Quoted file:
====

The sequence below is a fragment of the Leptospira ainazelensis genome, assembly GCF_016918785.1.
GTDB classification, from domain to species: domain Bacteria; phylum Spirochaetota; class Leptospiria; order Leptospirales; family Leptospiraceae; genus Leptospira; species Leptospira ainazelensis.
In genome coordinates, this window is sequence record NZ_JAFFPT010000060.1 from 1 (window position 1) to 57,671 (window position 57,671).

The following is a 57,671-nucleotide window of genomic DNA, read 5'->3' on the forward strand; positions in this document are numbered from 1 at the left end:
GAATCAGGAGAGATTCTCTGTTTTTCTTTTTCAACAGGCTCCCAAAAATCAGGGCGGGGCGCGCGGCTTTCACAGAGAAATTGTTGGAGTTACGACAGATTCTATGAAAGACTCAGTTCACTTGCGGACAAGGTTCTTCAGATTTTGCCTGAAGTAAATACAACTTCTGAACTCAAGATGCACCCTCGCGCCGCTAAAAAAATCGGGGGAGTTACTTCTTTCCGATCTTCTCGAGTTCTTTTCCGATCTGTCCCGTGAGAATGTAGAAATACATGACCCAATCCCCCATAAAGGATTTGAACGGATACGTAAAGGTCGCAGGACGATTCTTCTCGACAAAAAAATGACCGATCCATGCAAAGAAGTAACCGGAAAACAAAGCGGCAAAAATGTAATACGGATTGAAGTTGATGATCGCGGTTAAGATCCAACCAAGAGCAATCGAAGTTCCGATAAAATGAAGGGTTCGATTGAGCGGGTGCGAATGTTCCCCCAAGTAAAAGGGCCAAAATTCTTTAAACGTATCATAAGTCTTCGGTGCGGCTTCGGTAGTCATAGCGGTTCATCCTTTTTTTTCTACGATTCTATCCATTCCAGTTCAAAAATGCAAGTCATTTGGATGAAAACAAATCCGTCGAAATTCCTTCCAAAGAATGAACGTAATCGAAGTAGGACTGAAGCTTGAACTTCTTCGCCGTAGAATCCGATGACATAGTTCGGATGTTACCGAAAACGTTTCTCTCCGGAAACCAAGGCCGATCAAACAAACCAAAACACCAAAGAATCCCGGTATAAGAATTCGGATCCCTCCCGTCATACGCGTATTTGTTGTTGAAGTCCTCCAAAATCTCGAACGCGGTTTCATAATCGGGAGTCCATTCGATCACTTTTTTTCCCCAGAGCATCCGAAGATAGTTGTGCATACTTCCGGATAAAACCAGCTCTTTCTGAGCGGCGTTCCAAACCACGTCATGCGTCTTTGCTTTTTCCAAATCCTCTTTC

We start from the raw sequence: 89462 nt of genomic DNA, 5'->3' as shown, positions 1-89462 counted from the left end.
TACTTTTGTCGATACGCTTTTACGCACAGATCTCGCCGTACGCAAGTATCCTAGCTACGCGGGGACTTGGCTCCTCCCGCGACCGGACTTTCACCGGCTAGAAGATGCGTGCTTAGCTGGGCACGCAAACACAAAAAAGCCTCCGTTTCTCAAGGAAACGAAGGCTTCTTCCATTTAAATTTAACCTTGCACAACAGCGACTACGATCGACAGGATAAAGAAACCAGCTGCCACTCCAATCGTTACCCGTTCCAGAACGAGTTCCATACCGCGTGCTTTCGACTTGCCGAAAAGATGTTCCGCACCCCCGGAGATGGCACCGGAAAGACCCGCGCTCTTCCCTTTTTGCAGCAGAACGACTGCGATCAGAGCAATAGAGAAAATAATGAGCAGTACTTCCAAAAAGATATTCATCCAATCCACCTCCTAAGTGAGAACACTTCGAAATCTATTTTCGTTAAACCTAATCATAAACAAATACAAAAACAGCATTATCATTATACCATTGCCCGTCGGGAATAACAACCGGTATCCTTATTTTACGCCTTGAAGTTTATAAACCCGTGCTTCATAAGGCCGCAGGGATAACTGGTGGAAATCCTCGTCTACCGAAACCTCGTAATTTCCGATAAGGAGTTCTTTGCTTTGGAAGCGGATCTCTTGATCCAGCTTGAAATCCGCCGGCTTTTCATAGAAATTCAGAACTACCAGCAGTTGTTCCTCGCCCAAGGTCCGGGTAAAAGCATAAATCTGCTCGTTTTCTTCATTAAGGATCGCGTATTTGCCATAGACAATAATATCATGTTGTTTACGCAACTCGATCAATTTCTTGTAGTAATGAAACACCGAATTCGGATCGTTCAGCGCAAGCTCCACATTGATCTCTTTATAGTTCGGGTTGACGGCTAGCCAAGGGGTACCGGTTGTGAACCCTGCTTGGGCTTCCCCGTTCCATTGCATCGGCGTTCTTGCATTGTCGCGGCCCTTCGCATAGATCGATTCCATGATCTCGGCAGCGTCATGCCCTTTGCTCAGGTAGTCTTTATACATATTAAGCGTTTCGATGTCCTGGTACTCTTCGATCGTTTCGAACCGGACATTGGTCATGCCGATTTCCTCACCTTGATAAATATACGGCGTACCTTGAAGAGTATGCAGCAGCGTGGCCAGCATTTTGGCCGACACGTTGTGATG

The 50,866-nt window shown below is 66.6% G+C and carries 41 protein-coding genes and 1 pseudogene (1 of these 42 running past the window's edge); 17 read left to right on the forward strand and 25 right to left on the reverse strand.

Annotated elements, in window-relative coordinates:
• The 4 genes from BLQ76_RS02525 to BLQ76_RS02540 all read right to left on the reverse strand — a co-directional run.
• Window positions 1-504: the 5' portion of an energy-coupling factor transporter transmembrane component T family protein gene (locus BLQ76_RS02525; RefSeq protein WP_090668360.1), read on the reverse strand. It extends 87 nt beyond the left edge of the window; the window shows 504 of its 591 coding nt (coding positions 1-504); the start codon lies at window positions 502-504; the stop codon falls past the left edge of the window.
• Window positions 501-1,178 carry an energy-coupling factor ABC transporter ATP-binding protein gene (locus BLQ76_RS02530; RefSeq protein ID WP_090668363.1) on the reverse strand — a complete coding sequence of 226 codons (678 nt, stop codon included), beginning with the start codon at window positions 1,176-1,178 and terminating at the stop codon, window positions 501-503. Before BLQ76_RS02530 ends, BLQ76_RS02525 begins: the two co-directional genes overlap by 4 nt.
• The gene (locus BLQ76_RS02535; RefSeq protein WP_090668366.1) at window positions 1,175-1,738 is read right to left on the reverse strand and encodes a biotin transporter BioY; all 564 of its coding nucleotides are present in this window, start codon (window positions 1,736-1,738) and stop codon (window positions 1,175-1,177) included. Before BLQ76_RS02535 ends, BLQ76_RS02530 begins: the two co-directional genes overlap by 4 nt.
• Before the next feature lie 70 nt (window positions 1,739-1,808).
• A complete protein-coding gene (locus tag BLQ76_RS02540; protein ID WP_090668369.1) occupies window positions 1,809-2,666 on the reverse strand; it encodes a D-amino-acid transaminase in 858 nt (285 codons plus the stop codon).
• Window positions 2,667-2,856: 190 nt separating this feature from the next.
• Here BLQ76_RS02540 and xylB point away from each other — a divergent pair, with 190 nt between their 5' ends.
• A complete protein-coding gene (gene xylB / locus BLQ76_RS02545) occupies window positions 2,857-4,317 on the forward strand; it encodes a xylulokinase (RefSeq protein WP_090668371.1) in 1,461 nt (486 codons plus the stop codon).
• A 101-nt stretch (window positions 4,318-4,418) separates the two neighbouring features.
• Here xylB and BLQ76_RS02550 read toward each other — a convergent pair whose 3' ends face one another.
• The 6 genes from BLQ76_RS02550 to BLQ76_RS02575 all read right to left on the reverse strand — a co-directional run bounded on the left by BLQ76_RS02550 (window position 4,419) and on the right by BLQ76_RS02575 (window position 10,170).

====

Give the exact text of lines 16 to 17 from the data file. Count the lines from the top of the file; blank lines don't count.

• Window positions 2,667-2,856: 190 nt separating this feature from the next.
• Here BLQ76_RS02540 and xylB point away from each other — a divergent pair, with 190 nt between their 5' ends.